A matrix is a set of digits organized in rows in columns. They can be used for game boards, to track data, and to torture students in Alg II (just kidding about that last part).

Usually, matrix rows are represented by i, and columns are represented by j. To access a specific value in a matrix, one can use the notation Matrix[i][j]. This is a standard mathematical concept, and immediately brought to mind nested for loops.

In Javascript, this might look like:

```
function printMatrixValues(matrix){
for(let i = 0; i < matrix.length; i++{
for(let j=0; j < matrix[i]; i++{
console.log(matrix[i][j])
}
}
}
```

Here, the first loop goes through the rows of the matrix. The second loop then looks at each cell in the row. In other words, in the first iteration the loop will print matrix[0][0], the first number of the first row. In the second iteration, the function will print matrix[0][1], the second number in the first row, and so on.

Matrices have many real-world examples, such as Gaussian blur and Minesweeper.

## Example

Let’s take a look at a matrix algorithm from Code Signal.

Since Halloween is upon us, the hotel your group wants to stay at is haunted. All of the haunted rooms are represented by 0 in the matrix.The members of your group don’t want to stay in the haunted room OR in the rooms directly below the haunted rooms (which are also haunted).

```
matrix = [[0, 1, 1, 2],
[0, 5, 0, 0],
[2, 0, 3, 3]]
```

Let’s say that you want to calculate the total cost of the all the non-haunted rooms.

First, you’ll need to keep track of the total.

```
let total = 0
```

Then, you'll need to loop through each row.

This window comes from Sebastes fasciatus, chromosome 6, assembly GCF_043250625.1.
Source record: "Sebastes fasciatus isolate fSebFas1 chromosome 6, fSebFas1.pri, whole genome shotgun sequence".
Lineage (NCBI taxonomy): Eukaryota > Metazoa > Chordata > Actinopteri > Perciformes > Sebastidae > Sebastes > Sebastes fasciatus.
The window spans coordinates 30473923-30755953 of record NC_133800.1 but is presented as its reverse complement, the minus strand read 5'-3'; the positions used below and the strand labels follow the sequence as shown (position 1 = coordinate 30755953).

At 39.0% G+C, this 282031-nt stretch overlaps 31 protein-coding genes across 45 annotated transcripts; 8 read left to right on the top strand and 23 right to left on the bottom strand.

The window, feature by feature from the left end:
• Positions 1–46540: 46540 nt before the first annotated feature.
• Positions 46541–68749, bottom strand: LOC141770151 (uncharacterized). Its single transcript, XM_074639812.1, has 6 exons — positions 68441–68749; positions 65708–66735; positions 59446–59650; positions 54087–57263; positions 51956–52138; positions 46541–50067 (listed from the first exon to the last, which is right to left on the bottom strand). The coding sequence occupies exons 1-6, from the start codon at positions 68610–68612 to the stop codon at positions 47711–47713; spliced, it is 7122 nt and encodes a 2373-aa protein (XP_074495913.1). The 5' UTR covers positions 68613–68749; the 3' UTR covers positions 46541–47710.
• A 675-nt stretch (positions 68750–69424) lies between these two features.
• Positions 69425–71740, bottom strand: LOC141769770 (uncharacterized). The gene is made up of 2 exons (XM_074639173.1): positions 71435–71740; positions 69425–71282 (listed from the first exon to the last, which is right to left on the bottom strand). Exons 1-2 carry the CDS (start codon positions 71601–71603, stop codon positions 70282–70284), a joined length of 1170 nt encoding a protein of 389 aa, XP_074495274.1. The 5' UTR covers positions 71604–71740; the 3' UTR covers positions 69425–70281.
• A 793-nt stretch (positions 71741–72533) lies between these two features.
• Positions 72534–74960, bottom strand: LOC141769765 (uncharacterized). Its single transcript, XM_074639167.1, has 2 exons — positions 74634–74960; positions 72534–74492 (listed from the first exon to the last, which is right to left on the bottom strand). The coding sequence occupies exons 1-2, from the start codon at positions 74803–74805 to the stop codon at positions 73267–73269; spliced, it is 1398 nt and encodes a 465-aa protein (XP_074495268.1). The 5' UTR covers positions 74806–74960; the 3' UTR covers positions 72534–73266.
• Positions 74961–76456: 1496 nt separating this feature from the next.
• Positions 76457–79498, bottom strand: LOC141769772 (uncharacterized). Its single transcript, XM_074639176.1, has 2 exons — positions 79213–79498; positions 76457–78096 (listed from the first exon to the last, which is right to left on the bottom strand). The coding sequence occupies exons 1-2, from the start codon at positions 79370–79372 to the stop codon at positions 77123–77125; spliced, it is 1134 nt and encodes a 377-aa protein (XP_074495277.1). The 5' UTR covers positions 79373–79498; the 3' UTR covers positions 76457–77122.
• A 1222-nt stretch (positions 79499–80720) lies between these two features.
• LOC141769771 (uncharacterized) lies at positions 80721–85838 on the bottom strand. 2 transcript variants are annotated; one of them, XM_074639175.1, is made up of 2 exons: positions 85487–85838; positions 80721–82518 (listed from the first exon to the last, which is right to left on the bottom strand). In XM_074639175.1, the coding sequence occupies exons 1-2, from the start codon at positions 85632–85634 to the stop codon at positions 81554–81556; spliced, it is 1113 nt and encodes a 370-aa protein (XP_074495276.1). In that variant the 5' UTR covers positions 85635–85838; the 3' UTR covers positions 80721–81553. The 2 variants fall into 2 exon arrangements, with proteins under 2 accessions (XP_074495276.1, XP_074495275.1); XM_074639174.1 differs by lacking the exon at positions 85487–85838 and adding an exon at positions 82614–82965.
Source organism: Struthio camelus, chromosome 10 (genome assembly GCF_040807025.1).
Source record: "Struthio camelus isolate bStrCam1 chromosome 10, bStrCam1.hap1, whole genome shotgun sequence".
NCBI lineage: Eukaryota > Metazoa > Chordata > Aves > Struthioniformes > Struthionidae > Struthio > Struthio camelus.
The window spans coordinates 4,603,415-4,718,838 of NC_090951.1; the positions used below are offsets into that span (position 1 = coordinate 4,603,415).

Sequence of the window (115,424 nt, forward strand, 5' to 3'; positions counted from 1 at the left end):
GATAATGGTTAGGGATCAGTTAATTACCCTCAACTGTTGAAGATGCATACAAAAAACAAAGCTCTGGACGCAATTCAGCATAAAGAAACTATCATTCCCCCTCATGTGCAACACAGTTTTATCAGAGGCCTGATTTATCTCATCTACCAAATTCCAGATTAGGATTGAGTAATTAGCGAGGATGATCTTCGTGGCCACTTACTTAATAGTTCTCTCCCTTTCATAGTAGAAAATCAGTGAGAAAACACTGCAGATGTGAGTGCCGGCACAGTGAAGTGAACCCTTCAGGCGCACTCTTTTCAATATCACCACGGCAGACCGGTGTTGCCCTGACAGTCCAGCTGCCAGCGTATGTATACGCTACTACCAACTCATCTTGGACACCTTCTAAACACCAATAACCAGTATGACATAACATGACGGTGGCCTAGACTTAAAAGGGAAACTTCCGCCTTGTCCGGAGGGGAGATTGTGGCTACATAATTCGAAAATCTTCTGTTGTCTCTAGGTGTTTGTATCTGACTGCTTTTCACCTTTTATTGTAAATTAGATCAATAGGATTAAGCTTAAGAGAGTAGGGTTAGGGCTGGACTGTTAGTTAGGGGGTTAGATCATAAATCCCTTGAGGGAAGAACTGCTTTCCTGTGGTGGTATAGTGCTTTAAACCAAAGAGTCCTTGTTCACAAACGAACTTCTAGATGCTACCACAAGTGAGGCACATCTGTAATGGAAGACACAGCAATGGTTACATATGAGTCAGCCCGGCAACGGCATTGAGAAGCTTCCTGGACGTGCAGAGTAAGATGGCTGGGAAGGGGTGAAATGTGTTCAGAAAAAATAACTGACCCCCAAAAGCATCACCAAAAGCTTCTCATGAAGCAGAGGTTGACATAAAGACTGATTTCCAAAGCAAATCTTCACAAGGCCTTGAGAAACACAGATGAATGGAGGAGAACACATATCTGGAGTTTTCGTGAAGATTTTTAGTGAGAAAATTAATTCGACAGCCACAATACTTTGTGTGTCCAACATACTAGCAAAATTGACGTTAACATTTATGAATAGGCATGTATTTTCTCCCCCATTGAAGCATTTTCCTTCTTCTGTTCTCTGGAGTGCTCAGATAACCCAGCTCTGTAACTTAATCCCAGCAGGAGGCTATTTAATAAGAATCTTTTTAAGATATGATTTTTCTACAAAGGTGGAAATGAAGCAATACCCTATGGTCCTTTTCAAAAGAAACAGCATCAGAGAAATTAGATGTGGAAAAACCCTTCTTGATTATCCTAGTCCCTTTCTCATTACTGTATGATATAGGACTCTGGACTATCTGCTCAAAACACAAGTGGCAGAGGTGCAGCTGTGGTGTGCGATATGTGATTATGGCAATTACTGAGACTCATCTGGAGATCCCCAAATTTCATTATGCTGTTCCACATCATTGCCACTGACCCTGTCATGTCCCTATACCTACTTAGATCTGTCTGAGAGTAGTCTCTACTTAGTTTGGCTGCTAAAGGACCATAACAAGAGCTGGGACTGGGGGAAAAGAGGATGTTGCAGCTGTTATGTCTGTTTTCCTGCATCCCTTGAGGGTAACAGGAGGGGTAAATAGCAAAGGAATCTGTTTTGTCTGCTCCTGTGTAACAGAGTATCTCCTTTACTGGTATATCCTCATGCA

```
for (let i=0; i<matrix.length; i++){
for (let j=0; j<matrix[i].length; j++){
}
}
```

Then, within in the j for loop, we’ll check if the the cell at matrix[i][j] is 0.

```
if (matrix[i][j] === 0)
```

If it is 0, we won’t add it to the total. However, we also don’t want to add whatever is directly underneath it to the total either.

How can we achieve this?

We know that each row is represented by matrix[i] in our function. Wouldn’t matrix[i + 1] be the next row down?

We’ll need to iterate through another for loop to get that value. Since we don’t want to add it to the total, we’ll just set whatever number is directly underneath a haunted room to 0 as well.

```
for (let k=i+1; k<matrix.length; k++){
matrix[k][j] = 0;
```

Now, our matrix looks something like this.

```
matrix = [[0, 1, 1, 2],
[0, 5, 0, 0],
[0, 0, 0, 0]]
```

All we have left to do is add up the numbers in each row.

Again, we’ll use a nested for loop to achieve this.

```
for (let x=0; x<matrix.length; x++){
for (let y=0; y<matrix[x].length; y++){
total += matrix[x][y]
}
}
```

Finally, we’ll return the total.

```
return total
```

## Conclusion

Matrix problems may seem intimidating at first, but being able to traverse them with nested for loops opens up lot of opportunities. While the triply nested for loop is not the most optimized solution, it helps us step through the problem one row at a time, and allows us to change the cells in our rows as well.

Matrix problems are all over the place in web development. For example, when you justify text, we are creating a matrix of words and spaces. Next time you encounter a matrix problem, remember to step through it and use a nested for loop to quickly gain access to the cells.

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